ADVERTISEMENT
ADVERTISEMENT
Rusted bleachers and chipped stairs cast shadows in the stands of the Howard High School stadium in Chattanooga
some text
Seen on Monday, Dec. 21, 2015, in East Ridge, Tenn., the demolished Raymond James Stadium at East Ridge High School is a pile of rubble. The stadium was condemned this summer.

The high school stadium drama is over. The Hamilton County Board of Education voted Thursday night to pay $913,600 to repair seven stadiums across the county.

The debate about crumbling stadiums began last fall when East Ridge High School's stadium was condemned. Soon after, it was announced that Tyner Academy and The Howard School also had bleachers needing to be razed, and four other high school stadiums required more minor repairs.

The board unanimously decided Thursday to use a part of its fund balance to pay for new bleachers at those three schools, and also repair stadiums at Hixson, Ooltewah, Chattanooga School for the Arts and Sciences and Lookout Valley high schools.

School board member Steve Highlander stressed that funding stadiums does not make sports a priority over academics.

"But because of safety and liability issues, I think we need to do something about [the stadiums,]" he said.

School board member David Testerman, who represents East Ridge, brought the motion before the board to replace or repair all seven stadiums. He also proposed in a separate motion that the board ask the Hamilton County Commission to foot half the bill.

Rhonda Thurman reminded her fellow board members how the commission previously criticized them for not spending money out of the fund balance, and she suggested the school system pay for the repairs itself.

"If we have the money, why don't we just go ahead and pay for it?" Thurman asked.

Several school board members agreed.

Hamilton County Commissioner Tim Boyd, who was present at the meeting, said afterward he is thankful for the school board's decision.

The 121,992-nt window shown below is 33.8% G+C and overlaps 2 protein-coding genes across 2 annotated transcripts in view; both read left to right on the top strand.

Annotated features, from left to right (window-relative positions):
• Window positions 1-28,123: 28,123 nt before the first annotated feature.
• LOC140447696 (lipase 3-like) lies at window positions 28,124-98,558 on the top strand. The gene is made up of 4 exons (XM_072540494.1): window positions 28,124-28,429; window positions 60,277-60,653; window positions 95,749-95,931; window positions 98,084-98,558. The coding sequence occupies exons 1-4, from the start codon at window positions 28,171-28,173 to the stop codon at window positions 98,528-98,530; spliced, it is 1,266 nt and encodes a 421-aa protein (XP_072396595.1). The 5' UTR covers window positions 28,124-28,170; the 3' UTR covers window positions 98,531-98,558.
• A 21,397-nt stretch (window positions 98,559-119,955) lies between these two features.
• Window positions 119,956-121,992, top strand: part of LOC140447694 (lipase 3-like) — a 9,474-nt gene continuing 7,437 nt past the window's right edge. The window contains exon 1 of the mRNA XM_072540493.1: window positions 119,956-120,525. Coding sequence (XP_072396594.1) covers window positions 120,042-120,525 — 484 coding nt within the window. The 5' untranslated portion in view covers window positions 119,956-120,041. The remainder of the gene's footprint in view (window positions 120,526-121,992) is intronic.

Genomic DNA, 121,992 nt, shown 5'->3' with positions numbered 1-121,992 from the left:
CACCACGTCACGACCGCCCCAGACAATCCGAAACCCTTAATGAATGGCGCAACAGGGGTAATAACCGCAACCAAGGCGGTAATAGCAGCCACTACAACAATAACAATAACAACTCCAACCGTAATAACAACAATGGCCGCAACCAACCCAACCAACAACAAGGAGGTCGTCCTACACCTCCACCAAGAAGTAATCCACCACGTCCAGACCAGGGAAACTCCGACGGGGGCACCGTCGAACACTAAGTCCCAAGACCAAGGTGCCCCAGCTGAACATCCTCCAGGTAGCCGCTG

"I trust this action by the school board will help demonstrate to the commission [that] the school board is serious about maintaining our school facilities and this will open up further discussions with the commission concerning the physical needs of our schools," he said.

During the stadium discussion, school board member Greg Martin proposed $300,000 be given to each high school in the district to use on repairs of their choosing. School board members George Ricks and Joe Galloway voiced support.

School board Chairman Jonathan Welch diverted that conversation from a likely vote.

"Let's slow down a little bit," he said. "This has turned into a shotgun spending spree."

He cautioned the board that before spending millions of dollars on maintenance that it pays attentions to needs inside the classroom, like increasing block grants to help offset the amount teachers pay out of pocket on needed supplies.

The school board also voted Thursday night to approve the pay for Interim Superintendent Kirk Kelly, who was approved to fill the interim position last month. According to the contract, Kelly will be making nearly $160,000 annually, plus benefits.

Thurman and Martin voted against the contract.

Two new school board policies were also replaced by new ones Thursday without discussion.

The school board voted unanimously to approve new child abuse and field trip policies, which are both much more detailed than the ones they replace.

Conversation about overhauling the previous policies started in January after an Ooltewah High School student was allegedly raped by three of his basketball teammates while on a team trip to Gatlinburg, Tenn., just days before Christmas.

At the time of the trip, the school board's policy was just two paragraphs and without specific guidelines. The new three-page policy is much more thorough and clearly outlines procedures for field trip approval, chaperone requirements, and what to do in case of an accident.

Similarly, the new child abuse policy is more in-depth than the previous policy and clearly states that all school employees are obligated to report child abuse or suspected child abuse, and it instructs them how.

The new policy also states that school administrators are required to circulate the policy to their staff and train employees on how to follow the policy and Tennessee law.

On Wednesday, Ooltewah High School basketball coach Andre "Tank" Montgomery was indicted for failing to report child abuse in connection with the December incident in Gatlinburg.

Charges against Ooltewah High School volunteer-assistant coach Karl Williams are pending before the Hamilton County Grand Jury, and in a preliminary court hearing he testified how he was never trained by the school how to properly report child abuse.

Contact staff writer Kendi Anderson at 423-757-6592 or kendi.anderson@timesfreepress.com. Follow on Twitter @kendi_and.

ADVERTISEMENT
ADVERTISEMENT
ADVERTISEMENT